In today’s post, guest blogger and clinician-scientist Philip M. Sherman, MD, FRCPC, Scientific Director of the CIHR Institute of Nutrition, Metabolism and Diabetes, shares his perspectives on role of intestinal bacteria in disease:
When I was a young medical student, I quickly learned that there are many unanswered questions in the field of medicine. I wanted to add a tiny piece of understanding to the complex jigsaw puzzle that is human health and disease. Now, as a clinician scientist, I work to answer some of these questions by translating laboratory research into improved treatments for patients. My research focuses on explaining the role of intestinal bacteria in disease, which is a new frontier in human biology.
The human intestine is home to a complex community of bacteria referred to as the gut microbiome. Each intestine contains approximately 100 trillion bacteria made up of roughly 1,000 different species. Everyone has a unique profile of bacterial species, which is influenced by diet and the use of antibiotics. These bacteria help draw energy and vitamins from foods, keep the immune system in balance, and prevent the growth of harmful strains of bacteria. An altered gut microbiome can be seen in many conditions including obesity, diabetes, celiac disease, chronic inflammatory bowel diseases (Crohn’s disease, ulcerative colitis), and irritable bowel syndrome. We know that the gut microbiome is different in patients with these diseases, but we don’t know whether these differences are the cause of the disease or if they are the result of the disease.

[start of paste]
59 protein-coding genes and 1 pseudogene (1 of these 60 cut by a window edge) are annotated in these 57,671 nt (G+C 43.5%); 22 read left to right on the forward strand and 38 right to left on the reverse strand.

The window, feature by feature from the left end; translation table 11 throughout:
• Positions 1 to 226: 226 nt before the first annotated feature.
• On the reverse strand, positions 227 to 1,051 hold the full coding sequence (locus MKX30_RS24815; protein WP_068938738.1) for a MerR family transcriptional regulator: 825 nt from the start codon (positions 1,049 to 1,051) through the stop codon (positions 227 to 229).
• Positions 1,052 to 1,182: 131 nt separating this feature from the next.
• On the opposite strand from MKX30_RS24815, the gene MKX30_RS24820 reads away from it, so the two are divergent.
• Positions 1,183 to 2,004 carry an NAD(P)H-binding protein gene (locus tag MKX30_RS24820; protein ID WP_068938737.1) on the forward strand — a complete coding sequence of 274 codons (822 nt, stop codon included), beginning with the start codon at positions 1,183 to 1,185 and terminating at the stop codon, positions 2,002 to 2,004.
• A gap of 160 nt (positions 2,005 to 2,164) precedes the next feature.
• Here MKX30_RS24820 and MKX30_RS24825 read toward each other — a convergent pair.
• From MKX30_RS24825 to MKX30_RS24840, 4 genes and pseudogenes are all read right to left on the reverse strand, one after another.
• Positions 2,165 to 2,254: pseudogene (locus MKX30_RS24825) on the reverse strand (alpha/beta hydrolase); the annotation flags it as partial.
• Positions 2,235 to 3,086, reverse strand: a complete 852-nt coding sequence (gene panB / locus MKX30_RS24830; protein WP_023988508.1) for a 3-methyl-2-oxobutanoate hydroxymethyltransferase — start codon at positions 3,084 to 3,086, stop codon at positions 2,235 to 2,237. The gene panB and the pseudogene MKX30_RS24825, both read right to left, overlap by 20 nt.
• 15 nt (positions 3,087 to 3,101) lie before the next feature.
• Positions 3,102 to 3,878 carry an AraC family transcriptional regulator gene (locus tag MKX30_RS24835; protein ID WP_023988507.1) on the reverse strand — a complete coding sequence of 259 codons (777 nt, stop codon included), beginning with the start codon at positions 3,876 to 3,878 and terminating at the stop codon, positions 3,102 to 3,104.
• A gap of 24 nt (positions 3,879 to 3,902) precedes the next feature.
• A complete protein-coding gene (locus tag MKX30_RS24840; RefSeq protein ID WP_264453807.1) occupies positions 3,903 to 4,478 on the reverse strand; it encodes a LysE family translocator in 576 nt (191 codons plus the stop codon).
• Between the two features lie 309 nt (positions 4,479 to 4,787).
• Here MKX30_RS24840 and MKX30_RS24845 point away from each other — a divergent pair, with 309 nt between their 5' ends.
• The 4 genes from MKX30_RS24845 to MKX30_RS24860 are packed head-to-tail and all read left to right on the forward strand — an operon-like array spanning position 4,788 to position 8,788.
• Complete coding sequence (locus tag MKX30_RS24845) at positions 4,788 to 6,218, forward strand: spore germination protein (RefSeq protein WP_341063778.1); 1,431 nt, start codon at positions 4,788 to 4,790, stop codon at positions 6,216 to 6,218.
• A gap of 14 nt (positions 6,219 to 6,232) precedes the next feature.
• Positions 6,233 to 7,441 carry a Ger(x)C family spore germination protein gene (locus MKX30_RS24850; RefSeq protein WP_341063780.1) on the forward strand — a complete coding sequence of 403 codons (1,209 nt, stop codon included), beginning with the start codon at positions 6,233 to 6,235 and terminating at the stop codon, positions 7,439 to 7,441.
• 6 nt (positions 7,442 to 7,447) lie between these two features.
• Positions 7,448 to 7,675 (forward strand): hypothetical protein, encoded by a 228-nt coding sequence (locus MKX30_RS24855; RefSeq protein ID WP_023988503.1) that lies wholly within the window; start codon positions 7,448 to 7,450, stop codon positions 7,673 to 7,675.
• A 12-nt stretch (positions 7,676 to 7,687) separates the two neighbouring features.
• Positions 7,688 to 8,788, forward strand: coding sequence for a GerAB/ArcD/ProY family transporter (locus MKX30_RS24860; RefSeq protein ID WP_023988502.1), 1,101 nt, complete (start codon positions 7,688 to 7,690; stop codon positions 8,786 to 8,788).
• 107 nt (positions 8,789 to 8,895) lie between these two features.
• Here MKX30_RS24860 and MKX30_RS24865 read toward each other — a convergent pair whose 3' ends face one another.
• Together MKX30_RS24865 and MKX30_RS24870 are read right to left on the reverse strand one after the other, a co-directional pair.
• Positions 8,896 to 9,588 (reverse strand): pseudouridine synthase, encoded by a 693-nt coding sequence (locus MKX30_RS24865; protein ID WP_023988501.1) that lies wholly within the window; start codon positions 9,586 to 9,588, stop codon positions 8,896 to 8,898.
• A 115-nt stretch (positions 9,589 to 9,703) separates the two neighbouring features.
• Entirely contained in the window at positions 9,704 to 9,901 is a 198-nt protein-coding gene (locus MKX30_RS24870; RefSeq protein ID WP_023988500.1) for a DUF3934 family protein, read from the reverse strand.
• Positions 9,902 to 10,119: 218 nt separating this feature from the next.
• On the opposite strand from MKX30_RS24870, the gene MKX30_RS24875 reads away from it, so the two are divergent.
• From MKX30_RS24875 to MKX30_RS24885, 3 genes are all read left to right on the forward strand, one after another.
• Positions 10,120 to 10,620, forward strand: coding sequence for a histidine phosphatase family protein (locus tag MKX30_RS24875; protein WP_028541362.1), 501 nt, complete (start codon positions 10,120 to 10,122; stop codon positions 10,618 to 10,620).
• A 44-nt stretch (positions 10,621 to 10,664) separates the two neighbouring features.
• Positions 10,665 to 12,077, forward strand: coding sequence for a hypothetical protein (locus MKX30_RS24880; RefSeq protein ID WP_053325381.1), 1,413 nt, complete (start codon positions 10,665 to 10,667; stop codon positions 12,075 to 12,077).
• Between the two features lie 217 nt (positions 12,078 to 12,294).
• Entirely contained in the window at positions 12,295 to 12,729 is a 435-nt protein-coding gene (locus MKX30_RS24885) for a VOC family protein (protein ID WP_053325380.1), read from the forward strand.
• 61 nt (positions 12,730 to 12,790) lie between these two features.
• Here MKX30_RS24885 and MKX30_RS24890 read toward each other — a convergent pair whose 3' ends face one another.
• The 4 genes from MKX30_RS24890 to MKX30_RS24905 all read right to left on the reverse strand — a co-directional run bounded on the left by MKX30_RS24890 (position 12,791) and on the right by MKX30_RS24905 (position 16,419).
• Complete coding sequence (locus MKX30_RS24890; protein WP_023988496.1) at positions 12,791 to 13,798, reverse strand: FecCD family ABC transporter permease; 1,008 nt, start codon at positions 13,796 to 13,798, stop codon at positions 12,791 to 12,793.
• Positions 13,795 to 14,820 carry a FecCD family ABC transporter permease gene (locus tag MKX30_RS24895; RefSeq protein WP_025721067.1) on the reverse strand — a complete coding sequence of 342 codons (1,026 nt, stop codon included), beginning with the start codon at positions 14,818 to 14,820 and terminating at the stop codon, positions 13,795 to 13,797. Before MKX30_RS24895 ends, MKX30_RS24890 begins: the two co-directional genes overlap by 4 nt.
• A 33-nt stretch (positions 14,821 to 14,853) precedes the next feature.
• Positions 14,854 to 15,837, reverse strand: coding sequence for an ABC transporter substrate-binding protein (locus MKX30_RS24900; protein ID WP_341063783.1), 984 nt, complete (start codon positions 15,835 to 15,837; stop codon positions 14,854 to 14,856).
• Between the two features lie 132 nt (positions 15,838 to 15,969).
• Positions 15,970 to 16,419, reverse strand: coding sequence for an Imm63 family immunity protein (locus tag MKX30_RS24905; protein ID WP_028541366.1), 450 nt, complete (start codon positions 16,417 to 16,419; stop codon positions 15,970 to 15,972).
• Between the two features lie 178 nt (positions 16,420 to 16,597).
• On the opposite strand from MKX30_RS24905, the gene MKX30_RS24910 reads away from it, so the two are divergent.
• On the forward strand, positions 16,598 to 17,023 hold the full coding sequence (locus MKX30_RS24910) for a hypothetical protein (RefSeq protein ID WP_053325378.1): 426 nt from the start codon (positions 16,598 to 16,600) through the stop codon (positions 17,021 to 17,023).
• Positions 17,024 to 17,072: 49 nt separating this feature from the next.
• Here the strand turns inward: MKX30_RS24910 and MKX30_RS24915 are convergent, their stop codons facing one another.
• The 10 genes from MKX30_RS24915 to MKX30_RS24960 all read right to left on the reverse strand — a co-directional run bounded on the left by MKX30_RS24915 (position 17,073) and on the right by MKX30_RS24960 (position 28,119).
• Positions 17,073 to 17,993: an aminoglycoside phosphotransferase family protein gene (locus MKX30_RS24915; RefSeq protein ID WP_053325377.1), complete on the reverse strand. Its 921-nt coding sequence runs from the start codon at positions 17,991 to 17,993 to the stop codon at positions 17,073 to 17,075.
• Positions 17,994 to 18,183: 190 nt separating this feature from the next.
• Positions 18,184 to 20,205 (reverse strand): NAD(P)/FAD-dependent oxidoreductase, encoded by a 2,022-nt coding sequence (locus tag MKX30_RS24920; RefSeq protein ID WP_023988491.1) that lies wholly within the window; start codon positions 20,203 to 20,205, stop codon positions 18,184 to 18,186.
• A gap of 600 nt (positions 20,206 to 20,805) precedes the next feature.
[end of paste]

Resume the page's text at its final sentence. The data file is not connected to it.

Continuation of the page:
The brain and the gut are connected through a system of nerves and hormones as well as the immune system, which enables two-way communication between the brain and the gut. For example, when a person is nervous, the brain triggers activity in certain nerves that leads to feelings described as “butterflies in your stomach”. It also appears that intestinal bacteria can influence the brain. For example, my research group has found that mice that don’t have intestinal bacteria have poor memories compared to mice with normal intestinal bacteria. Other researchers have described an increase in risk-taking behaviour in mice without intestinal bacteria. Together, these findings suggest a role for intestinal bacterial in brain development.
There is much more work to be done before we understand the role of intestinal bacteria in human health and disease. CIHR- funded Canadian researchers are actively participating in the International Microbiome Project, an international effort to identify and describe the human microbiome. While there are still many unanswered questions, initial research findings provide hope for the development of new treatments, such as the use of beneficial bacteria (also known as probiotics), to promote health and to manage diseases.
Photo #1 : In this photo, taken with an electron microscope, Lactobacillus bacteria (rod-shaped cells) interact with cells from the immune system called neutrophils (large, round cells at the upper right corner and the extreme left). Lactobacillus is one type of “friendly” bacteria that is commonly included in probiotics. This photo was taken in Dr. Sherman’s lab by Dr. Linda Vong, PhD.
Photo #2 : Dr. Sherman (back row, far right) pauses for a photo with the technicians, postdocs and graduate students who work in his laboratory.